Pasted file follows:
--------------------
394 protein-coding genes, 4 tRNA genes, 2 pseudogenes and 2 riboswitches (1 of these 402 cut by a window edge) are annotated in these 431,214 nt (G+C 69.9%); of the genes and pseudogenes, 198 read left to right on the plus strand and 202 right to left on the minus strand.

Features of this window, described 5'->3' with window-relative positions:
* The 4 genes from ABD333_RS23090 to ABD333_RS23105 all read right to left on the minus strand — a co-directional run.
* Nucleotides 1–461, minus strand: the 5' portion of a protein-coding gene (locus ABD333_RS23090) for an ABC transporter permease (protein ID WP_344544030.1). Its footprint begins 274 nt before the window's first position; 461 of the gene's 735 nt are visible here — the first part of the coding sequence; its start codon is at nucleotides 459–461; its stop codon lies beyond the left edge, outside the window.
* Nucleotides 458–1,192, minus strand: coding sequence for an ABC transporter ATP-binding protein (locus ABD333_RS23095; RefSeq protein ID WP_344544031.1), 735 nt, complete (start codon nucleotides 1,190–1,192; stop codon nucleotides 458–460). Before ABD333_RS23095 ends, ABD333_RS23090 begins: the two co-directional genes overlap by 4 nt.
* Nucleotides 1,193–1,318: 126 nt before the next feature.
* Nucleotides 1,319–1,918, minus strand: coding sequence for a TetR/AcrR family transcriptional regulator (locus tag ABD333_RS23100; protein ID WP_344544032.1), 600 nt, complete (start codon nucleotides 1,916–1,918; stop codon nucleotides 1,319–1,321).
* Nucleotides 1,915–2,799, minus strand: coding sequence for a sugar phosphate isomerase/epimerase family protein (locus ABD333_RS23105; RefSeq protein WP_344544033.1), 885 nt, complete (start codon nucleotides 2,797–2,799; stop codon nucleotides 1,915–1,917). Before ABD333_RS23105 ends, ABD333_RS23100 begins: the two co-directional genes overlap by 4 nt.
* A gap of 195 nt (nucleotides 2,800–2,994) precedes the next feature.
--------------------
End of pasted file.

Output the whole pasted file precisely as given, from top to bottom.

394 protein-coding genes, 4 tRNA genes, 2 pseudogenes and 2 riboswitches (1 of these 402 cut by a window edge) are annotated in these 431,214 nt (G+C 69.9%); of the genes and pseudogenes, 198 read left to right on the plus strand and 202 right to left on the minus strand.

Features of this window, described 5'->3' with window-relative positions:
* The 4 genes from ABD333_RS23090 to ABD333_RS23105 all read right to left on the minus strand — a co-directional run.
* Nucleotides 1–461, minus strand: the 5' portion of a protein-coding gene (locus ABD333_RS23090) for an ABC transporter permease (protein ID WP_344544030.1). Its footprint begins 274 nt before the window's first position; 461 of the gene's 735 nt are visible here — the first part of the coding sequence; its start codon is at nucleotides 459–461; its stop codon lies beyond the left edge, outside the window.
* Nucleotides 458–1,192, minus strand: coding sequence for an ABC transporter ATP-binding protein (locus ABD333_RS23095; RefSeq protein ID WP_344544031.1), 735 nt, complete (start codon nucleotides 1,190–1,192; stop codon nucleotides 458–460). Before ABD333_RS23095 ends, ABD333_RS23090 begins: the two co-directional genes overlap by 4 nt.
* Nucleotides 1,193–1,318: 126 nt before the next feature.
* Nucleotides 1,319–1,918, minus strand: coding sequence for a TetR/AcrR family transcriptional regulator (locus tag ABD333_RS23100; protein ID WP_344544032.1), 600 nt, complete (start codon nucleotides 1,916–1,918; stop codon nucleotides 1,319–1,321).
* Nucleotides 1,915–2,799, minus strand: coding sequence for a sugar phosphate isomerase/epimerase family protein (locus ABD333_RS23105; RefSeq protein WP_344544033.1), 885 nt, complete (start codon nucleotides 2,797–2,799; stop codon nucleotides 1,915–1,917). Before ABD333_RS23105 ends, ABD333_RS23100 begins: the two co-directional genes overlap by 4 nt.
* A gap of 195 nt (nucleotides 2,800–2,994) precedes the next feature.